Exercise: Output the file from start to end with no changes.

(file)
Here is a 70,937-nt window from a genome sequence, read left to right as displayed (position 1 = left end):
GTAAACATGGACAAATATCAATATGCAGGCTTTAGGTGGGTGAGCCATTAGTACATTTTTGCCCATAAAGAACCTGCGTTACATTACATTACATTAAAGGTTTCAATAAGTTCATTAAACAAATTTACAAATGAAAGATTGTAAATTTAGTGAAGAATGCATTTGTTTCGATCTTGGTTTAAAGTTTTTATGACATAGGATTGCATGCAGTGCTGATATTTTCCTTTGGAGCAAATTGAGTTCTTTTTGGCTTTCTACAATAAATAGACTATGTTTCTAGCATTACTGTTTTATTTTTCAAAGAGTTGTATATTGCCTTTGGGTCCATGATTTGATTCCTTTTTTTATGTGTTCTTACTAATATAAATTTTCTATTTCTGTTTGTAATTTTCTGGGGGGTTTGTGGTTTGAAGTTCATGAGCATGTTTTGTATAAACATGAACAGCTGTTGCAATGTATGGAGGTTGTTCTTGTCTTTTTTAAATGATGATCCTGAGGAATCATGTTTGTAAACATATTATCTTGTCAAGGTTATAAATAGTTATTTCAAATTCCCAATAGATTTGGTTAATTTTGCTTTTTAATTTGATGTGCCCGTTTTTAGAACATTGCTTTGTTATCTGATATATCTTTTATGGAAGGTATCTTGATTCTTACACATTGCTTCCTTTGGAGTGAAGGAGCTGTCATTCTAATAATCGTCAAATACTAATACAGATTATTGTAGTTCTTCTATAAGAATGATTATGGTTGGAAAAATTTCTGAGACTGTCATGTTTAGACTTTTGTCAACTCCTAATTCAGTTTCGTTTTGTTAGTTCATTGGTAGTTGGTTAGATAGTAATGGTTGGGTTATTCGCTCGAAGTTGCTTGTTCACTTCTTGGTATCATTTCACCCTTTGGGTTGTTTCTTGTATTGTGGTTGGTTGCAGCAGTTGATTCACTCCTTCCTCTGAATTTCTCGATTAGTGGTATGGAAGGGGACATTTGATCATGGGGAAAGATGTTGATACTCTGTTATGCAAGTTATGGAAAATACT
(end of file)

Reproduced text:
Here is a 70,937-nt window from a genome sequence, read left to right as displayed (position 1 = left end):
GTAAACATGGACAAATATCAATATGCAGGCTTTAGGTGGGTGAGCCATTAGTACATTTTTGCCCATAAAGAACCTGCGTTACATTACATTACATTAAAGGTTTCAATAAGTTCATTAAACAAATTTACAAATGAAAGATTGTAAATTTAGTGAAGAATGCATTTGTTTCGATCTTGGTTTAAAGTTTTTATGACATAGGATTGCATGCAGTGCTGATATTTTCCTTTGGAGCAAATTGAGTTCTTTTTGGCTTTCTACAATAAATAGACTATGTTTCTAGCATTACTGTTTTATTTTTCAAAGAGTTGTATATTGCCTTTGGGTCCATGATTTGATTCCTTTTTTTATGTGTTCTTACTAATATAAATTTTCTATTTCTGTTTGTAATTTTCTGGGGGGTTTGTGGTTTGAAGTTCATGAGCATGTTTTGTATAAACATGAACAGCTGTTGCAATGTATGGAGGTTGTTCTTGTCTTTTTTAAATGATGATCCTGAGGAATCATGTTTGTAAACATATTATCTTGTCAAGGTTATAAATAGTTATTTCAAATTCCCAATAGATTTGGTTAATTTTGCTTTTTAATTTGATGTGCCCGTTTTTAGAACATTGCTTTGTTATCTGATATATCTTTTATGGAAGGTATCTTGATTCTTACACATTGCTTCCTTTGGAGTGAAGGAGCTGTCATTCTAATAATCGTCAAATACTAATACAGATTATTGTAGTTCTTCTATAAGAATGATTATGGTTGGAAAAATTTCTGAGACTGTCATGTTTAGACTTTTGTCAACTCCTAATTCAGTTTCGTTTTGTTAGTTCATTGGTAGTTGGTTAGATAGTAATGGTTGGGTTATTCGCTCGAAGTTGCTTGTTCACTTCTTGGTATCATTTCACCCTTTGGGTTGTTTCTTGTATTGTGGTTGGTTGCAGCAGTTGATTCACTCCTTCCTCTGAATTTCTCGATTAGTGGTATGGAAGGGGACATTTGATCATGGGGAAAGATGTTGATACTCTGTTATGCAAGTTATGGAAAATACT